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Forget drones carrying goods, here’s one that can fly a person around

The Chinese-built EHang 184 flies itself and can only be controlled by a tablet in the cockpit.

Image: EHang

THE EHANG 184 IS certainly a sight to behold.

At first glance it looks like someone simply made an enormous drone – and that’s essentially what it is – and then slapped a cockpit large enough for someone to ride in on top of the chassis. And to top it all off, there are some stylish gull-wing doors that give it an undeniably cool-yet-crazy look.

Unveiled at this year’s Consumer Electronic Show, the 184 is the world’s first fully autonomous electric aerial vehicle, designed to fly a passenger around short distances at a low altitude (think more like a helicopter than a plane) without the need for you to man the controls.

Like its smaller drone counterparts, the 184 uses eight large propellers mounted atop four arms to fly around and hover, though an EHang spokesperson said it’s technically able to land using only one propeller arm if need be. I’m not quite sure how the physics and balancing of that add up, but the company is sticking to that claim.

img_3211 copy Source: Steven Tweedie/Business Insider

All aspects of the flight are handled by a tablet in the vehicle’s cockpit, allowing the passenger to select their destination and sit back while the 184 handles the takeoff, journey, and landing process.

Right now, the weight limit is 220 pounds, and there’s a small boot that can fit a backpack or travel bag. There is also air conditioning in the cabin.

img_3224 copy Source: Steven Tweedie/Business Insider

The aircraft stands about five feet tall, weighs 440 pounds, and has a battery life that lasts long enough for a 23-minute ride at a speed of just over 99km/h. The 184 takes off and lands vertically, similar to a helicopter. Recharging takes two hours for a fast charge and four hours for a trickle charge.

EHang says it has conducted 100 manned test flights with its current prototype, and says its current design is closer to a finalised production model than a concept.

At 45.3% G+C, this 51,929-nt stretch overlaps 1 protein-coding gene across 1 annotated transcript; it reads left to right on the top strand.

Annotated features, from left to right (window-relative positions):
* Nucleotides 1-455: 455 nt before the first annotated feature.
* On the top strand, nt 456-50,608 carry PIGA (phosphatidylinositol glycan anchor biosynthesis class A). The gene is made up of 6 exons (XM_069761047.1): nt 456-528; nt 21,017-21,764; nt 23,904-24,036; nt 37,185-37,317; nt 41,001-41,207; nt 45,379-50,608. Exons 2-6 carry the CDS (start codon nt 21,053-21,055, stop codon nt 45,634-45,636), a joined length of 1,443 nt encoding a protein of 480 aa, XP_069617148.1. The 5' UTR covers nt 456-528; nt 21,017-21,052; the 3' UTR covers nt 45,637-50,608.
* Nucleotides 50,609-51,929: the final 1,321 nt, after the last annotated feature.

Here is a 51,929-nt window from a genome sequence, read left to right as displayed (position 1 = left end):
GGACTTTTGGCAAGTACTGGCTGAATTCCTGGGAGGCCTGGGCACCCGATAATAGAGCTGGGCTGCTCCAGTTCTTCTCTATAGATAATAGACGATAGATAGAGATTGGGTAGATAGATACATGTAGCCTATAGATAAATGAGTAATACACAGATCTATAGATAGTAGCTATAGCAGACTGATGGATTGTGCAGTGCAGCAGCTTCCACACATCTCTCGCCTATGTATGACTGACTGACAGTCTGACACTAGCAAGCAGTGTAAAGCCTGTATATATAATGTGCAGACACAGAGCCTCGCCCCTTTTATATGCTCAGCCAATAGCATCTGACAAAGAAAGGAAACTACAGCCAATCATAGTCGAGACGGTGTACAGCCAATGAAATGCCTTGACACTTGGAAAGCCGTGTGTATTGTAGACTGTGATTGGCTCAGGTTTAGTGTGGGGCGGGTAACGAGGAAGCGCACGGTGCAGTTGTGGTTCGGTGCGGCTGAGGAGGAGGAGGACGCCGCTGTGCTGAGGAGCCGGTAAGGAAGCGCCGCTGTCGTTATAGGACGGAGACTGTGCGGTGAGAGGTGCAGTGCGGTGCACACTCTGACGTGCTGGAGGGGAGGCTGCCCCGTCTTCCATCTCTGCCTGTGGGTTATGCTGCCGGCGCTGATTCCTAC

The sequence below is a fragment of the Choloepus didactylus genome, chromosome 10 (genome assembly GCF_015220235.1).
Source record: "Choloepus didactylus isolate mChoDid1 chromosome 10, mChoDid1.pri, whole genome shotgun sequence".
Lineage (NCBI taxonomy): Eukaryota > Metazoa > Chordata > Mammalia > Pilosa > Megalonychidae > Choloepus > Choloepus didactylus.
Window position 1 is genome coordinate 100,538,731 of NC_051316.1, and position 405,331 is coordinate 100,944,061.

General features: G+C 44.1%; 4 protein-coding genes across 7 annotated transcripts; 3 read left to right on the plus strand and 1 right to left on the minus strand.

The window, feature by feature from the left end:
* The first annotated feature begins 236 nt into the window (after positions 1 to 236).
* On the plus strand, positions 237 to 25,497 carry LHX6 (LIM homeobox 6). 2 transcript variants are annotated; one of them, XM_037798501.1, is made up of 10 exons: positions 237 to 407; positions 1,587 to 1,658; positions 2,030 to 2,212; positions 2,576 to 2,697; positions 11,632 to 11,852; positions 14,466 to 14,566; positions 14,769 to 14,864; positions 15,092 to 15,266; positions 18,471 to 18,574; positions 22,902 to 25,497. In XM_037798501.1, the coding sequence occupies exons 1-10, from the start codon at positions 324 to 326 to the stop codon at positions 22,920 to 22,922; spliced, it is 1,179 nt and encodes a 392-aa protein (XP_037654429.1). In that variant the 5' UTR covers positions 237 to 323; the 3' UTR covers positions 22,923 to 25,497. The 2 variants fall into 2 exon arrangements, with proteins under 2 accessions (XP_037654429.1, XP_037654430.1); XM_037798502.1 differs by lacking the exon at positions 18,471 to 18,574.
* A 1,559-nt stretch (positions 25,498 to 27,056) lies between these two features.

The four propeller arms can fold upwards for storage, and EHang says the 184 folded up takes up approximately the space of a traditional parking spot.

img_3243 copy Source: Steven Tweedie/Business Insider

The first question I had was what would happen if the flight control tablet crashed or some technical issue arose mid-flight. An EHang spokesperson assured me that there’s multiple failsafes in place to take over if there’s a specific failure, and there’s also a flight control center that monitors all of the vehicles in the sky and can intervene if necessary, similar to the flight control centers at airports.

If an obstacle such as a bird is noticed mid-flight, passengers also have the option to tap the screen to enter into a stationary “hover” mode, which can also be used for some sightseeing.

All of this would seemingly depend upon maintaining a connection to flight control, however, and I’m still not sure what would happen if the tablet or vehicle’s cellular connection was spotty or simply dropped altogether.

9 Source: EHang

Even more worrisome is that unlike self-driving cars that allow for a manual override using physical controls, the 184 is only able to be controlled via the tablet within the cockpit – there weren’t any physical controls such as a steering wheel or joystick to be found.

This feels potentially problematic, but EHang assured me that its 24-7 flight control center was fully capable of intervening in the case of an emergency.

In spite of lingering questions regarding the safety of its control scheme, EHang is marketing this as a safety-first vehicle that’s designed to eliminate the need to ride in dangerous aerial vehicles such as helicopters or small planes.

Source: Ghost Drone/YouTube

As self-driving cars could potentially drive down the rate of vehicle-related deaths due to human error, EHang hopes to do the same for personal aerial transportation. It’s a good idea and noble goal, but one that also brings up a lot of questions when you think up worst-case scenarios.

In theory, the autonomous aspect of the 184 means that passengers wouldn’t need a special license to ride in it, but EHang recognises that it’s in “uncharted waters” at this point, and it could still face regulatory hurdles once it’s closer to market.

The 184 feels like a vehicle that is ten years ahead of its time, but it’s certainly an intriguing prototype, and its design is striking. With no firm price tag or launch date – EHang representatives mentioned it would cost “hundreds of thousands” – it sounds like you won’t be able to buy or ride a 184 in the next year.

Read: This mini-Segway can turn into a robot helper when you’re not using it >

Read: Explainer: Twitter wants to make a fundamental change to its service, but why? >

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Business Insider
Business Insider is a business site with strong financial, media and tech focus.

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